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Saturday, Dec. 27, 2014

Harder times for service organizations

Friday, October 21, 2011

This October marks the third anniversary of the Stock Market downturn in 2008. Although personal wealth across the nation has taken hits and rebounds, the Monett community has endured with mostly minimal damage.

However, the extended impact of the economic doldrums has started taking an additional toll.

At the October Monett City Council meeting, Building Inspector Wade Ennes commented about how construction of new homes has essentially dried up this year. Permits for remodels, garages and additions reflect homeowners are doing what they have been doing for a while now, retrenching and making due with what they have. Improvements like these do wonders for older housing stock that needed sprucing up.

Not that long ago one housing industry spokesman suggested tearing down all the empty houses to put contractors back to work. Such an idea is too wasteful for serious consideration and flies in the face of real trouble. Because of the Joplin tornado, area contractors will have no trouble finding work for years to come.

A much more subtle impact from the economic downturn is surfacing this fall for service organizations. A lot of businesses, struggling with eroding resources, have tried to sustain their support for local charities and groups providing a community service.

This autumn a sharp drop-off in that support is apparent. The tightening of budgets has been evident for some time, but this year the squeeze is showing.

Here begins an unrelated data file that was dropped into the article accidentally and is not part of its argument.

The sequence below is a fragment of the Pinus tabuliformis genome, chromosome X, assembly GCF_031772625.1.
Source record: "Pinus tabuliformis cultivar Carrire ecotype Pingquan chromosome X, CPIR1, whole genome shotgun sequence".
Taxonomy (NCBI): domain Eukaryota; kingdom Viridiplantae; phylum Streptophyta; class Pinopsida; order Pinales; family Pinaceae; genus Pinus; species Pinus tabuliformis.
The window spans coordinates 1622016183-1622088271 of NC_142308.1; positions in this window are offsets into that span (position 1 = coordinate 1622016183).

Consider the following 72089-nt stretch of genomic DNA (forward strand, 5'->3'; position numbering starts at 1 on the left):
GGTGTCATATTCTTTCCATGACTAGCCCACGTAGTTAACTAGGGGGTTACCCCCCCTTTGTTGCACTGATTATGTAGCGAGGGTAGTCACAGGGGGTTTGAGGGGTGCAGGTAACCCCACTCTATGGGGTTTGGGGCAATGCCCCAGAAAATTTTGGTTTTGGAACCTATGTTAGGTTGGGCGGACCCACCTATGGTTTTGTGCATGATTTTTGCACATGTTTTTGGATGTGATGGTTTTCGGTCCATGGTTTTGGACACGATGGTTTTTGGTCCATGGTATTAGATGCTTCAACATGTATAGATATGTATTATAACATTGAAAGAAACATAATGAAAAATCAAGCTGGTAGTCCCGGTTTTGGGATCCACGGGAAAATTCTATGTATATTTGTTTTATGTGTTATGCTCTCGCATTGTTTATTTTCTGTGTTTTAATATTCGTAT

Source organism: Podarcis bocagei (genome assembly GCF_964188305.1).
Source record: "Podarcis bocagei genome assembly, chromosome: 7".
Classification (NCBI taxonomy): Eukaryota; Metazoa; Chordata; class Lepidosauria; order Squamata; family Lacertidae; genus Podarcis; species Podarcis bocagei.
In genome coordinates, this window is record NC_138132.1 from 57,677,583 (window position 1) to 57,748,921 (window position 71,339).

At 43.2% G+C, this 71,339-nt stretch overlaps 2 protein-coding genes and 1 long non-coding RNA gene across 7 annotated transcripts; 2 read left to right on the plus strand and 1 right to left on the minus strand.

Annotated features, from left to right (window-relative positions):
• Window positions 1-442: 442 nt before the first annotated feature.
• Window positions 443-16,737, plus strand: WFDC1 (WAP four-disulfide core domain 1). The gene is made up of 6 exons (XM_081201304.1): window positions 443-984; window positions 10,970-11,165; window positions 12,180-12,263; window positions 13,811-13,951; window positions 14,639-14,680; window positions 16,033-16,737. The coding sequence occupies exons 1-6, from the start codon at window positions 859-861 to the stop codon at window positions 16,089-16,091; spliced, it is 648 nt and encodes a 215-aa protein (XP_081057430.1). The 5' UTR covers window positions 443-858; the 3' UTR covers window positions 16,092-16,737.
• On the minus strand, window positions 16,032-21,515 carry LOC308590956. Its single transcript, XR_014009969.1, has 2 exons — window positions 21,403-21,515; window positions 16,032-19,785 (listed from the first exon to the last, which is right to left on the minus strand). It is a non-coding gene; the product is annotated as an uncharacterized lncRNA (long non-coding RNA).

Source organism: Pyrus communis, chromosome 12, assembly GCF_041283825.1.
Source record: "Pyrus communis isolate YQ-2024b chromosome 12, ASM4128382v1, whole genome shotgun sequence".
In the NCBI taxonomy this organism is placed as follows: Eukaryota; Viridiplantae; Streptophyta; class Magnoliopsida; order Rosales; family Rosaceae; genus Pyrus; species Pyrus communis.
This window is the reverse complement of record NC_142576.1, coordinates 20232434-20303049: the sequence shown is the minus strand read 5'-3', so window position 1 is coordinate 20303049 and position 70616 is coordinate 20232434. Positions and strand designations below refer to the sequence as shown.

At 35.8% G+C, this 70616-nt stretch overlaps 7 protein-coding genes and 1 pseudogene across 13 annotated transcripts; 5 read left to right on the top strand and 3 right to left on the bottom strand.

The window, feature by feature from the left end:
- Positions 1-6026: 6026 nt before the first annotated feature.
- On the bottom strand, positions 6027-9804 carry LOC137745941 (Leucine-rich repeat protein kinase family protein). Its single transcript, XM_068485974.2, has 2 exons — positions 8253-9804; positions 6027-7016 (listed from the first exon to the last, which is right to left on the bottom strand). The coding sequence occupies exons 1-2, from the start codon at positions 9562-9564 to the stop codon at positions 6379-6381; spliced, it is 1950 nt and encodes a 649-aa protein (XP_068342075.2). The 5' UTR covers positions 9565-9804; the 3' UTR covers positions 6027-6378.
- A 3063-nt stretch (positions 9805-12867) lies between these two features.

The deterioration of community backing for service projects can have a chilling effect on much of what makes Monett especially wonderful. Older organizations that may not be the most glamorous face difficult choices about continuing.

When public support slides, grant money evaporates and business support is reduced, service organizations fall back on the last line of defense, the individual donor. As we know, the little guy is besieged from all directions these days, and yet the little guy alone can make the difference between a robust service community and a town that goes without.

If you are asked in the coming months to consider a donation to your favorite charities or service organization, please consider the request. There may not be a crisis looming that captures headlines, but for many of these organizations, their ability to carry on is reaching a critical stage. They may need you more than ever.

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